SaturDay Star Parties
The Friends of the Dominion Astrophysical Observatory and the Royal Astronomical Society of Canada, Victoria Centre with the support of Herzberg Astronomy and Astrophysics, National Research Council of Canada
SATURDAY STAR PARTIES 2018
at the NRC's Dominion Astrophysical Observatory
This year's dates are April 21st to September 1st inclusive, come rain, come shine!
(this site and the ticket sales site will be updated approximately monthly to make tickets and speaker schedules available for the next month)
April 21st - Astronomy Day at the Royal British Columbia Museum, organized by the Royal Astronomical Society of Canada
May 5th - Re-enactment night celebrating the centenary of First Light at the Dominion Astrophysical Observatory on May 6th 1918
The June 9th event will be one of the rare occasions with a cost to the admission ticket.
Please refer to our Guide to the Centre of the Universe to find the activities listed below.
April 21st 2018 – 8:30pm repeats at 9:30pm
Gateway to the Stars: Science, Civic Identity, and Tourism at the Dominion Astrophysical Observatory (DAO), Victoria B.C. 1903-1941 – Dan Posey
The Canadian astrophysics program rapidly developed between 1903 and 1914, leading to the wartime construction of what was hoped to be the world’s largest research telescope. Following its announcement the Victoria observatory quickly developed into a widely visited tourism destination, operating an extensive public outreach program. Throughout the 1920s Dominion Astrophysical Observatory staff produced several discoveries on the forefront of astrophysics, further boosting the institution’s public image.
Dan Posey is a graduate of the University of Victoria’s history MA program, a board member of the Friends of the Dominion Astrophysical Observatory, and a member of the Royal Astronomical Society of Canada, Victoria Centre.
April 28th 2018 – 8:30pm repeats at 9:15pm
Introduction to the Night Sky – David Lee
The night sky can be a bewildering maze of disconnected dots, flashing streaks of light and predictable events that appear just like clockwork. But most of all it is filled with mystery and beauty. Come and learn what’s up in the sky and how best to view it.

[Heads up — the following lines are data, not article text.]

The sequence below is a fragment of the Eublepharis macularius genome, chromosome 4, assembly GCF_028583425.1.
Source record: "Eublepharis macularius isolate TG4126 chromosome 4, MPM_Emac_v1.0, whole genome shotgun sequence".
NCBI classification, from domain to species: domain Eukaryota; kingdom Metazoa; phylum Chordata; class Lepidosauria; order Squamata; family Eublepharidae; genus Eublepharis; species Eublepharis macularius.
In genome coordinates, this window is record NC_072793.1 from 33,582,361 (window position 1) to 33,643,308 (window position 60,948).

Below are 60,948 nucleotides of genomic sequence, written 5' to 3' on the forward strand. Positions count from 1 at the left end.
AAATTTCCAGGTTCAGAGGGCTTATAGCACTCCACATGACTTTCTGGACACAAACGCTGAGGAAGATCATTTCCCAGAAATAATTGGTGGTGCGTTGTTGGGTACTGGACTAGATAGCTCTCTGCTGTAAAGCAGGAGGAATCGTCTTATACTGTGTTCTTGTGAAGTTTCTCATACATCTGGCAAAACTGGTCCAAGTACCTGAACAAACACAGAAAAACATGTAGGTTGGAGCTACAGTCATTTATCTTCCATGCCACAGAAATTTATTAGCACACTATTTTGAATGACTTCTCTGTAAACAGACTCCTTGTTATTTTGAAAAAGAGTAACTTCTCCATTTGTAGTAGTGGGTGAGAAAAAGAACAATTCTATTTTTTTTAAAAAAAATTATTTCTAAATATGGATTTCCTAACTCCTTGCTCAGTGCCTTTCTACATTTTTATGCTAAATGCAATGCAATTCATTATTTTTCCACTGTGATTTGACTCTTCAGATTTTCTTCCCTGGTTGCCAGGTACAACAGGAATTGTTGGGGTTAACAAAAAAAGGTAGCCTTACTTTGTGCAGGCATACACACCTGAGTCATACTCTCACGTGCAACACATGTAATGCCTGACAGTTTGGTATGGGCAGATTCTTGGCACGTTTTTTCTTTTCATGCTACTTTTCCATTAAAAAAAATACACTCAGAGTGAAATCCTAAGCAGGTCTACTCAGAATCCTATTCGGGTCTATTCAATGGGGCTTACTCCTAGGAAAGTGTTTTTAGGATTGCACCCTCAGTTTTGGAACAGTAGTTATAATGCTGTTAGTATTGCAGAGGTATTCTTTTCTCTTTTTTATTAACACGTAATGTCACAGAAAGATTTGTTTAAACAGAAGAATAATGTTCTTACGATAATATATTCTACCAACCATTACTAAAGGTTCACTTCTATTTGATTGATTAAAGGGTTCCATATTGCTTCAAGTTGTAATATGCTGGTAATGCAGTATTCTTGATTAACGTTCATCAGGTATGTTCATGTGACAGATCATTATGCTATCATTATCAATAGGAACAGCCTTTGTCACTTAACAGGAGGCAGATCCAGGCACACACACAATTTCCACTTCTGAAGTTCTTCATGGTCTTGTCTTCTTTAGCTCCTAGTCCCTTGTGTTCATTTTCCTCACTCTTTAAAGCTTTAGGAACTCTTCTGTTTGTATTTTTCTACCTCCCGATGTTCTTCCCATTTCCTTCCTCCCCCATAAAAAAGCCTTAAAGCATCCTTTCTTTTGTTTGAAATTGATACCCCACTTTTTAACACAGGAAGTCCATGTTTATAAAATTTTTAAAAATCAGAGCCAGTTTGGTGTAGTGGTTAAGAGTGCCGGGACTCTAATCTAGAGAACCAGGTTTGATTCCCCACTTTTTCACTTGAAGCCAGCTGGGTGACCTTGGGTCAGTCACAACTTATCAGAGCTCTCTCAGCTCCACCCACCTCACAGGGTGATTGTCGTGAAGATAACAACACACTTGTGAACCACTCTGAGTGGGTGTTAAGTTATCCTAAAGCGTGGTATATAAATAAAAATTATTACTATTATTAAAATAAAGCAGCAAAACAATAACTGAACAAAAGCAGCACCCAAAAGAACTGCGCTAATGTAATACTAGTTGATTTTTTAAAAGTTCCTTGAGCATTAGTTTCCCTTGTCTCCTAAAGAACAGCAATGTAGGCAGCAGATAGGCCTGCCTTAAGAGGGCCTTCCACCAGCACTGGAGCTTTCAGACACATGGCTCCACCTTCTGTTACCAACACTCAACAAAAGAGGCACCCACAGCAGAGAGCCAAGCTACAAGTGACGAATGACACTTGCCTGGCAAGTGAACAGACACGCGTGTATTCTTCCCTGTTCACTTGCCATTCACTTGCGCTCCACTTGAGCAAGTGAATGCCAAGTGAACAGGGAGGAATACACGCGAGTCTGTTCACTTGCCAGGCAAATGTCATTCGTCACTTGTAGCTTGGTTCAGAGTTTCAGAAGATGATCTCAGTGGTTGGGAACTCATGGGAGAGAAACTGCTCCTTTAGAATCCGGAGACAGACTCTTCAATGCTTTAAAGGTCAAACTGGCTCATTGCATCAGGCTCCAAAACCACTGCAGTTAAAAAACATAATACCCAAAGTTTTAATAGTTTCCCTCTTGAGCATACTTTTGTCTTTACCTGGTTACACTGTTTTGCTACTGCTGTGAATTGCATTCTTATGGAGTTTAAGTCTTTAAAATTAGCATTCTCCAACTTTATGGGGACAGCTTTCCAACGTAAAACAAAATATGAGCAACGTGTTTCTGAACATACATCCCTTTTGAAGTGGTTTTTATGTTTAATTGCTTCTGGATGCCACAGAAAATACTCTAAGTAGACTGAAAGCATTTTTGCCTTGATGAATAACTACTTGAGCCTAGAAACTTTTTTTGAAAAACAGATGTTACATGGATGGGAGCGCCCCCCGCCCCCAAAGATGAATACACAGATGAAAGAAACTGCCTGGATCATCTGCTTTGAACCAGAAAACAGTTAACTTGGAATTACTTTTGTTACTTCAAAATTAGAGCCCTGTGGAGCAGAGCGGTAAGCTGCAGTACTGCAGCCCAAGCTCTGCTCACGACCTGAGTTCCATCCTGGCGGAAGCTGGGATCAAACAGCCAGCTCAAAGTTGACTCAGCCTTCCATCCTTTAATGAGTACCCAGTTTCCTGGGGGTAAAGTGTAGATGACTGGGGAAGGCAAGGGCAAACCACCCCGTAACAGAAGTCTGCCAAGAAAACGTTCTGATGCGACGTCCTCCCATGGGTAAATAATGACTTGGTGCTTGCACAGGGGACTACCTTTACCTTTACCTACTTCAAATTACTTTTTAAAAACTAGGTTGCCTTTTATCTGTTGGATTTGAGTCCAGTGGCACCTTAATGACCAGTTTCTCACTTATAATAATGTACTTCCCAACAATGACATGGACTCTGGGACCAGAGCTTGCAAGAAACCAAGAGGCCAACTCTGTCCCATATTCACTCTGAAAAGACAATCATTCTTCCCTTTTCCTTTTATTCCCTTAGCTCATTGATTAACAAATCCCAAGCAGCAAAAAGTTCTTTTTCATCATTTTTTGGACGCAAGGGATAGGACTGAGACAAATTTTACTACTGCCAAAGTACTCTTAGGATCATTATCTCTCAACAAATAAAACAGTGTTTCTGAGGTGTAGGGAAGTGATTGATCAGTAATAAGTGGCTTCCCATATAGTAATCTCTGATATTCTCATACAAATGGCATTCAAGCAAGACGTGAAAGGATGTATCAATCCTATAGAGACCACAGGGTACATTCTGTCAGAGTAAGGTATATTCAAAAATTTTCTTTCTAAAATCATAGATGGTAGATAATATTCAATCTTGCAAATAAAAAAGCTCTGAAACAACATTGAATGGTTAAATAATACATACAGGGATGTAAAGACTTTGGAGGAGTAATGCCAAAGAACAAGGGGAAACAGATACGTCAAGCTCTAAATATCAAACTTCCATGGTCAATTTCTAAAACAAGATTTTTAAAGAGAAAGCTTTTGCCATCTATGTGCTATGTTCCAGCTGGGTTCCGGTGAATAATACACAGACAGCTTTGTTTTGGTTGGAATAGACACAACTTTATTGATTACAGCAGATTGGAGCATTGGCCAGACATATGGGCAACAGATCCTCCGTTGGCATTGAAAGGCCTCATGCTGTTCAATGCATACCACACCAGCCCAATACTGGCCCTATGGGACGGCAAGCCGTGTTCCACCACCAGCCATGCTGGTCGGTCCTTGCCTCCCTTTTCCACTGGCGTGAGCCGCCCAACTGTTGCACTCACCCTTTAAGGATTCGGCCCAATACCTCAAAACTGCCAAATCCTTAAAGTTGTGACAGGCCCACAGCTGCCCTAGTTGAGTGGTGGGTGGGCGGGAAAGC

David Lee is an avid photographer who over 20 years ago turned his camera upwards to the sky capturing astronomical images of the solar system and beyond. Through the Royal Astronomical Society of Canada he has been an advocate of astronomy and the sciences through its public outreach programs. Currently working in the Information Technology sector he hopes to retire soon to become even more of a tourist of the night sky.
May 5th 2018 – 8:30pm repeats at 9pm
The Improbable Telescope: From the Shadow of War to the Edge of the Country the Incredible Story of the Plaskett Telescope – Scott Mair
Who would build a telescope on the rainy West Coast during the First World War? The incredible dream of John Stanley Plaskett, how it came to be and it’s impact on the world of astronomy.
Scott Mair is an award winning science educator: Canada’s prestigious Michael Smith Award for science promotion and the first Canadian to win the National (US) Association for Interpretation’s Master Interpreter Award. Scott learned to love dinosaurs while curator of education at Alberta’s Tyrrell Museum, the mountains as a chief park interpreter with Alberta Parks, traffic while at the Natural History Museum in Los Angeles and stars as the founding director of Victoria’s Centre of the Universe.
May 12th 2018 – 8:30pm repeats at 9:15pm
History of the Hubble Space Telescope – Chris Gainor
The Hubble Space Telescope was launched 28 years ago in 1990. After overcoming problems caused by a defective main mirror, Hubble has made discoveries that have revolutionized our view of the universe we live in. This talk will cover the history of Hubble based on a book the speaker is writing.
Chris Gainor is a historian specializing in the history of space flight and aeronautics. He has four published books and is currently writing a history of the Hubble Space Telescope for NASA. He is also First Vice President of the Royal Astronomical Society of Canada.
May 19th 2018 – 8:30pm repeats at 9:15pm
Watching the Cold Universe from Chile: Why ALMA Matters – Gerald Schieven
The Atacama Large Millimeter Array (ALMA) is a giant multinational observatory located in the high desert of northern Chile, and made up of 66 telescopes designed to study cold gas and dust in unprecedented detail. In this talk we’ll learn what and why ALMA is, what it’s like to work there, and about some of the astonishing discoveries ALMA is making.
Gerald Schieven is an astronomer at NRC. A native of Ontario, Gerald got his PhD from the University of Massachusetts in Amherst. He has worked at Queen’s University in Kingston, NASA’s Jet Propulsion Lab in Pasadena, the Dominion Radio Astrophysical Observatory in Penticton, and the James Clerk Maxwell Telescope in Hawaii, before moving to Victoria in 2008 to lead the Canadian support of ALMA operations.
7:45 – 8:00 p.m. “Out of this World” Interactive Presentation – Auditorium
8:00 – 8:15 p.m. “Stories in the Skies” – Planetarium
8:15 – 8:45 p.m. “Meet the Telescope” Tour – Plaskett Dome
8:45 – 9:30 p.m. Children’s Activities – Information Area
- Make and Take Craft Tables
- Family Scavenger Hunt
- iPad Interactives
- Night Sky Viewing